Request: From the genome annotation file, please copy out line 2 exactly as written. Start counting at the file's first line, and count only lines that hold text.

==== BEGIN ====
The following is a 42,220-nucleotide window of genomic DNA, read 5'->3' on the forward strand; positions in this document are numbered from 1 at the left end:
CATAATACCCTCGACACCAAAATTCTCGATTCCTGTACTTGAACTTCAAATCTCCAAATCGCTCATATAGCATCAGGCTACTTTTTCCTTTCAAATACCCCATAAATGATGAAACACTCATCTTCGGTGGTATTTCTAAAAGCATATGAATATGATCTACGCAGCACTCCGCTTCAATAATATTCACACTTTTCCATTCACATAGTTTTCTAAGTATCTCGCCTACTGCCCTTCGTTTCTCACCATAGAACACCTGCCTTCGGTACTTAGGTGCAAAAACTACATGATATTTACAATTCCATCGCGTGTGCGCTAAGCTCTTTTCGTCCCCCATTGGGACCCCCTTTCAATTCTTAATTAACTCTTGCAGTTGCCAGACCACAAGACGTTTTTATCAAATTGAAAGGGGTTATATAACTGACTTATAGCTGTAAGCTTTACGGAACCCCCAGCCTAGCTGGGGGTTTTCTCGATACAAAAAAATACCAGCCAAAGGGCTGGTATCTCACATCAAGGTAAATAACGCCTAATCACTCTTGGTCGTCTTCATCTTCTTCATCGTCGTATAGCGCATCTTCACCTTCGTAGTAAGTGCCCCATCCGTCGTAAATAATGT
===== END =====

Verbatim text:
CATAATACCCTCGACACCAAAATTCTCGATTCCTGTACTTGAACTTCAAATCTCCAAATCGCTCATATAGCATCAGGCTACTTTTTCCTTTCAAATACCCCATAAATGATGAAACACTCATCTTCGGTGGTATTTCTAAAAGCATATGAATATGATCTACGCAGCACTCCGCTTCAATAATATTCACACTTTTCCATTCACATAGTTTTCTAAGTATCTCGCCTACTGCCCTTCGTTTCTCACCATAGAACACCTGCCTTCGGTACTTAGGTGCAAAAACTACATGATATTTACAATTCCATCGCGTGTGCGCTAAGCTCTTTTCGTCCCCCATTGGGACCCCCTTTCAATTCTTAATTAACTCTTGCAGTTGCCAGACCACAAGACGTTTTTATCAAATTGAAAGGGGTTATATAACTGACTTATAGCTGTAAGCTTTACGGAACCCCCAGCCTAGCTGGGGGTTTTCTCGATACAAAAAAATACCAGCCAAAGGGCTGGTATCTCACATCAAGGTAAATAACGCCTAATCACTCTTGGTCGTCTTCATCTTCTTCATCGTCGTATAGCGCATCTTCACCTTCGTAGTAAGTGCCCCATCCGTCGTAAATAATGT